Back in March we passed the final inspection of Phase 1 of #thefarmhausproject. To give you an idea of what the spaces are like now, here are a few shots of our modern rustic farmhouse renovation, including: the guest bedroom, the master bedroom, bathroom 1 and bathroom 2.
Guest bedroom: new paint, new floor, new window trim, new shiplap wall, new light.
Master bathroom: new patio door to deck, new paint, new floor, new shiplap wall, new trim, new light.
Bathroom 1 (a.k.a the master bathroom): new plumbing, new tile, new fixtures, new paint, new lights
Bathroom 2: new tile, new paint, new fixtures, new lights, upcycled bathtub faucet.
Since these pictures were taken, I’ve added some furniture, made the bathrooms workable, etc. That way we can stay overnight, sometimes. But the spaces still need paint touch ups, styling, etc. So, you’ll have to wait for the full reveal.
Phase 2 of our renovation is seemingly simpler, but since it involves the kitchen (see here for what I’m planning for the kitchen), there’s nothing simple about kitchen remodels.
The kitchen was small, so we are planning to expand it into the breakfast area (defined in the picture below by the change in floor and the hanging blue pendant light).
We had someone help us remove the cabinets, but hubby and I took care of all the demo. I really wasn’t planning on doing it. I don’t like demo. But when your contractor says he’s going to do it and then doesn’t show up as scheduled, you just roll up your sleeves and get it done to keep things moving.
You can see the windows are much smaller. Seems a crime, but it will all make sense once the kitchen goes in. Trust me. Plus we added a ton more lights.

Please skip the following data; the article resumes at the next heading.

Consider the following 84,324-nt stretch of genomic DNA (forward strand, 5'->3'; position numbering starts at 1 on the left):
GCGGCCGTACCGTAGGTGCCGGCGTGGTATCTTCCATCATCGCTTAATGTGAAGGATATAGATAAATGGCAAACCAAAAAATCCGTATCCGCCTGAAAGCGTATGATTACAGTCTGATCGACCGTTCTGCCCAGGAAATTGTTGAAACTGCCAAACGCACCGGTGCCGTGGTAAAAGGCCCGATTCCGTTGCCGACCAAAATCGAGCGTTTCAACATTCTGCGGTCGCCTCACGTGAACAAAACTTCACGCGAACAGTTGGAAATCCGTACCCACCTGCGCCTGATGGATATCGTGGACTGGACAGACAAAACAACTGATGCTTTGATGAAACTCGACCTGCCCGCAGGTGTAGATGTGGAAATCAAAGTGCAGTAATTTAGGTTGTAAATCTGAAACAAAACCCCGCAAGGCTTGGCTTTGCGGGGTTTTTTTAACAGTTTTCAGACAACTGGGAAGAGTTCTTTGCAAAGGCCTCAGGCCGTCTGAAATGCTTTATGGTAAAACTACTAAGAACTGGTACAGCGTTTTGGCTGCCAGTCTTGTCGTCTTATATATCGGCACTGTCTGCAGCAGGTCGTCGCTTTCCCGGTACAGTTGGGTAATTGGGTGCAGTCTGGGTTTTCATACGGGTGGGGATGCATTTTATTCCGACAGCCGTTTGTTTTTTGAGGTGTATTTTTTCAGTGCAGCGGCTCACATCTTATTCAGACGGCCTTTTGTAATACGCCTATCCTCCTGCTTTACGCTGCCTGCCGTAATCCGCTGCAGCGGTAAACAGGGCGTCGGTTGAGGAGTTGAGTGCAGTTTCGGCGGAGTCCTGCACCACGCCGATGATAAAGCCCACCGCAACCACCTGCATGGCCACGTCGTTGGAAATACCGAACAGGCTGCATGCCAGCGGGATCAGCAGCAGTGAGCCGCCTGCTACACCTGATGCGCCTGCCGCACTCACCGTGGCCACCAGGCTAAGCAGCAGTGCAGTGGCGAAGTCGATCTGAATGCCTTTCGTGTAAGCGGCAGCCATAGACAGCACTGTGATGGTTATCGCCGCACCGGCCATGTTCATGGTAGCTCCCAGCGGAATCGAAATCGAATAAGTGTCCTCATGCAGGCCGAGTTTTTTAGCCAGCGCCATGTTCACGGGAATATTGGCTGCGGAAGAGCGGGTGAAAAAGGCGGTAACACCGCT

Closing up the walls is always so exciting to me.
Opening up the wall between the kitchen and the dining room is the biggest structural change we are making to the house. Even taking down the old bathroom and building new ones wasn’t such a big deal because there were no weight bearing walls. However, the wall + beam between the kitchen and dining room is weight bearing, so we really had to shore things up.
Wish I’d taken a picture of the new support beam we put in the attic. It’s HUGE!
They had the right idea with the patio door, but we just felt we wanted to make it as wide as possible. So we changed it out.
You’ll notice in the picture above, the framing of the the door is too much to the left. I had to have it redone in order to have enough room for the trim around the door. I hate it when things aren’t done right the first time, but those are the setbacks of construction.
The new door brings in more light and airy-ness.
Strangely the living room is getting the least remodeling. The changes here will be more cosmetic. The one big change is the fireplace. We debated whether to replace the whole unit, but the wood stove that’s currently in place costs about $3000 and replacing it would cost $3000 or more, plus installation, so for now we’ve decided to live with it and just change the surround.
For such a small, less significant room, the entrance/mudroom is causing us more grief than we thought it would. We really just thought we’d open it up and change the flooring and call it a day.
But when we opened up the walls to run the new electrical wiring and then got rid of the terracotta tile we found a bunch of termite damage around the window and the strip of floor just in front of the window. We dealt with the floor immediately, but with the window, since we our now having to reframe anyway, we decided to put in a new window, add a proper header, etc. Notice how this window has no real header? Not good.
So while waiting on the new window to get delivered, I’m working on the floor. Technically, the floor should go in after the walls are closed up. But, I’ll do anything to keep this remodel moving forward. Tile takes time, so I’m doing it now.
Installing this dark gray/black herringbone tile is quite fastidious. I’m happy I didn’t tackle it as my first tiling job, but I am quite pleased with how it’s turning out. The effort will be worth it in the long run. I’m sure of it.
Still a while to go with lots of big items to complete. I remind all the various trades that come in to help that the boys and I are going to spend part of the summer at the Framhaus so we need a house we can live in. That definitely keeps us motivated.